• A temporary “above the line” or universal charitable deduction to enable all Americans to give up to $300 to charities, tax-free, through the end of 2020. The incentive applies to cash contributions made in 2020 and can be claimed on tax forms next year.
  • Action: Ongoing dedicated efforts to achieve the legislative changes and additional resources needed to for the wellbeing our neighbors and network, including leading Kentucky’s United Way network in collective advocacy.
    • Progress: Organizational and coalition communications to Kentucky’s Congressional delegation to bring current policy priorities into sharp focus:
      • Strengthen the role of child care providers to support essential workers and families by providing a $50 billion emergency appropriation for the child care system.
      • Respond to the growing food insecurity needs of children and families by temporarily increasing the basic Supplemental Nutrition Assistance Program (SNAP) benefit level by 15%.
      • Ease the financial strain on state budgets by providing a temporary increase in the Federal Medical Assistance Percentage (FMAP) by an additional 6%.
      • Put more money into the economy by expanding the Earned Income Tax Credit (EITC) and Child Tax Credit (CTC) for working individuals and families.
      • Help low- and moderate-income families file federal taxes and access tax benefits by providing a $12 million emergency appropriation for the Volunteer Income Tax Assistance (VITA) Program.
      • Enhance charities’ ability to raise private donations by expanding and making the new nonitemizer charitable deduction permanent.
      • Expand nonprofit access to immediate financial relief through the Paycheck Protection Program (PPP)
      • Hold harmless self-insured nonprofits by providing funding to cover 100% of the costs of these organizations’ unemployment claims

Find your Voice

Live United Day at the Capitol 2020

Metro United Way's 2020 Policy Agenda


Support additional revenue for Jefferson County Public Schools to close student achievement gaps, increase learning time, and invest in the students and schools facing the most deeply rooted systemic barriers to success.*
Advocate for a fair, accurate and complete 2020 census.
Align program eligibility for both market-based delivery and public early education programs for families at or below 200 percent of the federal poverty level.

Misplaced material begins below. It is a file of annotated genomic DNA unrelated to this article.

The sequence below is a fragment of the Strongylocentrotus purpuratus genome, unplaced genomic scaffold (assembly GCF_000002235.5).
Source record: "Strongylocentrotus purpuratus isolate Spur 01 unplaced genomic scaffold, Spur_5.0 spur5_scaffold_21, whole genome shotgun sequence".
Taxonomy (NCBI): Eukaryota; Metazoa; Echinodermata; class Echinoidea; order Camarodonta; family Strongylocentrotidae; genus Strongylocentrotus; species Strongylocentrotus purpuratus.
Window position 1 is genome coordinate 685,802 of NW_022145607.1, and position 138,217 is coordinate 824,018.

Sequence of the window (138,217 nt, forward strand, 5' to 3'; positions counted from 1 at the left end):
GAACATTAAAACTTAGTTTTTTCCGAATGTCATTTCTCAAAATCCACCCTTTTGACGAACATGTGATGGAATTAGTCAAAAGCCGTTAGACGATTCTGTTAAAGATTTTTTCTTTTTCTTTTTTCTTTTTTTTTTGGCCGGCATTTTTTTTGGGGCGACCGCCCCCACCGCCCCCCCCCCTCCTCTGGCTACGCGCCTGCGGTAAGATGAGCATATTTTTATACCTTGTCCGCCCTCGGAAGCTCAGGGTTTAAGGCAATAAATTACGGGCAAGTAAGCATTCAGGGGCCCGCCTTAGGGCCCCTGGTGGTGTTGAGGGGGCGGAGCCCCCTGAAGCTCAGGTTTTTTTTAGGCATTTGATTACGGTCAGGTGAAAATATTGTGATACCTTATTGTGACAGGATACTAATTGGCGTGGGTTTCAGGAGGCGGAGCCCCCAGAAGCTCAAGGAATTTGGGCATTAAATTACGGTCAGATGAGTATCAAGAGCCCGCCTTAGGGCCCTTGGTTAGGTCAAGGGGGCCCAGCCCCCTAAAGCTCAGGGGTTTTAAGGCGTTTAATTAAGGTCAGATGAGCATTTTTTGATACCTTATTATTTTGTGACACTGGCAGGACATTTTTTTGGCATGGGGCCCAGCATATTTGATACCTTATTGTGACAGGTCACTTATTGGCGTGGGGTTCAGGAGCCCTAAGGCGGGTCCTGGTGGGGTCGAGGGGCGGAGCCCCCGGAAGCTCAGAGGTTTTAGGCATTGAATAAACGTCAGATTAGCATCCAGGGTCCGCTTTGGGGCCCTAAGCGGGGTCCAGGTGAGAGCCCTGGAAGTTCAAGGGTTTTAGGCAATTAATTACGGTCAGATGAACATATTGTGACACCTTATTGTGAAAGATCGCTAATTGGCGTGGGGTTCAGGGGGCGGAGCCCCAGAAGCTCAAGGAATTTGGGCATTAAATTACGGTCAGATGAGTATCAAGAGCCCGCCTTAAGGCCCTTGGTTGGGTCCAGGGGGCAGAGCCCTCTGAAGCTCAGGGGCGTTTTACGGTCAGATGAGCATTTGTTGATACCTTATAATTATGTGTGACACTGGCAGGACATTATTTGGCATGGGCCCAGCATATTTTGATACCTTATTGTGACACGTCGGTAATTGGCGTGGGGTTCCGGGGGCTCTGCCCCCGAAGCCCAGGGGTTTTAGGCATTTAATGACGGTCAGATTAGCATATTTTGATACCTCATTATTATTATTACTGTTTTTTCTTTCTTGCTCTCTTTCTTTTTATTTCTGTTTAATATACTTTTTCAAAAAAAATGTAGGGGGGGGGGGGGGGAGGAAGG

Increase and strengthen affordable, high-quality childcare, and preschool through a diverse delivery model of preschools and community-based childcare providers, including Head Start, Early Start, and Pre-Kindergarten.

WIN: A bipartisan resolution establishing a task force to study a mixed-delivery model for universal access to Pre-K was introduced in the Kentucky General Assembly.

Ensure as many families as possible have access to evidence-based home visiting and parent support programs such as HANDS.
Improve and expand quality out-of-school-time programing, dropout prevention, and recovery.
Strengthen the child welfare system, including kinship care, foster care, family supports, and trauma-informed care, prioritizing solutions that keep children safe and families together.
Prioritize investments in child health coverage and ensure children and families can continue to access the health care they need. Monitor implementation of health care laws, specifically the 1115 Medicaid Waiver (KY).
Improve and strengthen the nonprofit government relationship through reforms to the contracting and grant making processes. Advocate for government’s payment for the full cost of services provided on behalf of nonprofits.
Strengthen child nutrition programs and other nutrition-related income supports. Protect SNAP, TANF, Emergency Food and Shelter Program, National School Lunch Program, and WIC.

WIN: Kentucky Pregnant Workers Act became law on 6-27-19! Read the details here.

ACTION: Metro United Way is deeply concerned about the impact the proposed rule change to categorical eligibility for the Supplement Nutrition Assistance Program (SNAP) will have on working families who are already struggling. Read the public comments we submitted to the U.S. Department of Agriculture here.